3. Ineffective Communication
Great leaders are able to handle team issues in an effective manner that will positively reflect on their ability to lead their teams.. A commonly overlooked issue is inappropriate communication.
Let’s take Tim Armstrong, CEO of AOL for instance. Forbes reported that he suddenly lost his temper and publicly fired an employee – Abel Lenz, who was recording a conference call to 1, 000 employees of AOL’s struggling news service.
WIth this being said, publicly humiliating someone will reflect badly on a leader.
A key to strong leadership is having effective conversations and addressing issues in an appropriate time and place.
A good leader needs to outline the situation, name the behaviour and address the impact of that issue with a team member in an appropriate way. This will help a team look up to their leader as someone who is fair and addresses issues in a justifiable way which ultimately generates respect for their leader.
4. Lack of vision and focus
When great leaders settle on a vision, they will motivate and inspire their team with their goals. Without forward thinking and communicating the organisational vision, there is a possibility of not producing positive results.
Elon Musk is a visionary that shares his future ambitions to inspire his teams of people across Paypal, Tesla and SpaceX. His focus on forward thinking and innovation is a culture that he has embedded with his visionary leadership.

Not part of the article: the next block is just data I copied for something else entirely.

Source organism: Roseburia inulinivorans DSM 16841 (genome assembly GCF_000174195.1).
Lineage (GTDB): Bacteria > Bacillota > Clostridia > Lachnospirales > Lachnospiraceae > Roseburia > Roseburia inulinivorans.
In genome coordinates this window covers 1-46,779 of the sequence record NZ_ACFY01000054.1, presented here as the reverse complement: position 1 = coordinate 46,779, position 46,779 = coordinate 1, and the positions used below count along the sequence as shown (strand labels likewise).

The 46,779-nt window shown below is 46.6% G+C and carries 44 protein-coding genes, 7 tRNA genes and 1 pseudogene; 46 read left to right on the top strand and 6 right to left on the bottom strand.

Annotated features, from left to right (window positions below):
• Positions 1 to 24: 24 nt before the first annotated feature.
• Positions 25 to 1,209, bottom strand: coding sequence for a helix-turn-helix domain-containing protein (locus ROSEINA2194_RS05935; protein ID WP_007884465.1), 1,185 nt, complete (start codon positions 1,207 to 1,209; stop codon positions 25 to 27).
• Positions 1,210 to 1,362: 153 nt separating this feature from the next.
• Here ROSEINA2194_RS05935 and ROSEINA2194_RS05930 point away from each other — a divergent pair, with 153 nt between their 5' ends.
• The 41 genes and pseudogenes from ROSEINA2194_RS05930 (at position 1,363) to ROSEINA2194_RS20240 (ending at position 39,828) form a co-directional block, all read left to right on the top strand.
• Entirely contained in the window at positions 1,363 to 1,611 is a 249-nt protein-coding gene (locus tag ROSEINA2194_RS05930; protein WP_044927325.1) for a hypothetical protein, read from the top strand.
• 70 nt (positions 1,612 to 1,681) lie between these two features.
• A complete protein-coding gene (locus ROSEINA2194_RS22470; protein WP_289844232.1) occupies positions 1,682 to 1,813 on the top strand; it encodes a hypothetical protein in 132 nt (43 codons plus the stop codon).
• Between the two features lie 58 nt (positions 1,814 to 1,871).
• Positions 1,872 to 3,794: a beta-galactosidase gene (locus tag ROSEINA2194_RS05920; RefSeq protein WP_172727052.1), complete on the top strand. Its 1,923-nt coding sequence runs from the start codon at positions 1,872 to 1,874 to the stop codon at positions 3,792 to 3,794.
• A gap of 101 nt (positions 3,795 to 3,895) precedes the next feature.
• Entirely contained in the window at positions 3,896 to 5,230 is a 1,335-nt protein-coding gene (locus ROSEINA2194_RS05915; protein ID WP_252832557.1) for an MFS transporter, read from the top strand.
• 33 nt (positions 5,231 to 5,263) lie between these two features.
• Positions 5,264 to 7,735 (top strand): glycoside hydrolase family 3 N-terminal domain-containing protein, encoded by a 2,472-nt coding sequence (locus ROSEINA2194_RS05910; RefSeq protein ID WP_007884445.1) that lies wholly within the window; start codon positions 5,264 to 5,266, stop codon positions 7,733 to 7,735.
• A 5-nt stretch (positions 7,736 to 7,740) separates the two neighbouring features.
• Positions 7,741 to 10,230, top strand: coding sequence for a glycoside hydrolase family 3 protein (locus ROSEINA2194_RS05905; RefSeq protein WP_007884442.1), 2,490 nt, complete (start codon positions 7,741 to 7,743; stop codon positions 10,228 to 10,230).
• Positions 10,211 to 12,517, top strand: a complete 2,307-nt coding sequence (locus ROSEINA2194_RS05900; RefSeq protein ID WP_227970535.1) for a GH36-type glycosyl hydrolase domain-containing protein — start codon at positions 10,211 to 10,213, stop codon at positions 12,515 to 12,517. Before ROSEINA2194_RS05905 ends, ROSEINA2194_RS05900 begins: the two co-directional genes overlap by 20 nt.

He says: “If something is important enough, you should do it. Even if the probable outcome is failure.”
Dolly Singh, former HR head at SpaceX told Fast Company: “The thing that makes Elon Elon is his ability to make people believe in his vision.” Not only is he a great leader because he is transparent about his thoughts, he leads by example. His dedication and focus is shown by working an impressive 85 to 100 hours per week to achieve his goals.
5. No Adaptability
The ability to adapt and change is the key to survival, and great leaders do this well. If a leader is not adaptable or flexible in their approach, there is a possibility that their team will also mirror this behaviour and the organisation may not survive.
An example of an extraordinary leader is former Antarctic expedition leader, Rachel Robertson who led the 58th Australian National Antarctic Research Expedition (ANARE) to David Station in 2005.
Prior to her expedition, she hated the cold and had only seen snow once. Today, her Keynote presentations have included insights on adaptive leadership, arguing that leaders who thrive and succeed, understand and anticipate what challenges may emerge, and have the flexibility to respond to any given situation.
“Whether leaders are born or bred, the ability to lead can be developed and improved by nurturing their experiences and exposure. Recognising the need for some improvement is the first step to succeeding and short courses can do wonders to improving a set of skills.”